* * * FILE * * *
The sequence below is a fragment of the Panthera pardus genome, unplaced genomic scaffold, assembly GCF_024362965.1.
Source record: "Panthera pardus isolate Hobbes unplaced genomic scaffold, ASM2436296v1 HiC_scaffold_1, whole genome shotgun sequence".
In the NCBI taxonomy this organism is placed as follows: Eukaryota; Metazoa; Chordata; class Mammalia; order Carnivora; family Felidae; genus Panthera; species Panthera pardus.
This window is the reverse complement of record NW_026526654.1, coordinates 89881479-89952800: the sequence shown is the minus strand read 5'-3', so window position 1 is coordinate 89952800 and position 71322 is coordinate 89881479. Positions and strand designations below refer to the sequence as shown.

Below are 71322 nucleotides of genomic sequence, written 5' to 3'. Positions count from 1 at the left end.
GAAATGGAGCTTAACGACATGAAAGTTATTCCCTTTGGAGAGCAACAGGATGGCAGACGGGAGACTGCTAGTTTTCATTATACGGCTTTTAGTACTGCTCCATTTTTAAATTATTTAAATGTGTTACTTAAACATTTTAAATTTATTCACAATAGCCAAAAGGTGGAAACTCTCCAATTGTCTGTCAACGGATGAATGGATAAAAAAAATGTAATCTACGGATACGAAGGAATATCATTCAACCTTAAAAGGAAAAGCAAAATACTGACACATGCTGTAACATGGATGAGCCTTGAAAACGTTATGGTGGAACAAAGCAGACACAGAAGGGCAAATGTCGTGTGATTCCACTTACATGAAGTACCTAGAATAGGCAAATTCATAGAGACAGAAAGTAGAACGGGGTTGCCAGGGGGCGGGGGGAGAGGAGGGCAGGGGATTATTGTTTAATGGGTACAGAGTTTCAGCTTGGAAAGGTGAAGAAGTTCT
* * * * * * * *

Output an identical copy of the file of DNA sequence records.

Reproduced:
The sequence below is a fragment of the Panthera pardus genome, unplaced genomic scaffold, assembly GCF_024362965.1.
Source record: "Panthera pardus isolate Hobbes unplaced genomic scaffold, ASM2436296v1 HiC_scaffold_1, whole genome shotgun sequence".
In the NCBI taxonomy this organism is placed as follows: Eukaryota; Metazoa; Chordata; class Mammalia; order Carnivora; family Felidae; genus Panthera; species Panthera pardus.
This window is the reverse complement of record NW_026526654.1, coordinates 89881479-89952800: the sequence shown is the minus strand read 5'-3', so window position 1 is coordinate 89952800 and position 71322 is coordinate 89881479. Positions and strand designations below refer to the sequence as shown.

Below are 71322 nucleotides of genomic sequence, written 5' to 3'. Positions count from 1 at the left end.
GAAATGGAGCTTAACGACATGAAAGTTATTCCCTTTGGAGAGCAACAGGATGGCAGACGGGAGACTGCTAGTTTTCATTATACGGCTTTTAGTACTGCTCCATTTTTAAATTATTTAAATGTGTTACTTAAACATTTTAAATTTATTCACAATAGCCAAAAGGTGGAAACTCTCCAATTGTCTGTCAACGGATGAATGGATAAAAAAAATGTAATCTACGGATACGAAGGAATATCATTCAACCTTAAAAGGAAAAGCAAAATACTGACACATGCTGTAACATGGATGAGCCTTGAAAACGTTATGGTGGAACAAAGCAGACACAGAAGGGCAAATGTCGTGTGATTCCACTTACATGAAGTACCTAGAATAGGCAAATTCATAGAGACAGAAAGTAGAACGGGGTTGCCAGGGGGCGGGGGGAGAGGAGGGCAGGGGATTATTGTTTAATGGGTACAGAGTTTCAGCTTGGAAAGGTGAAGAAGTTCT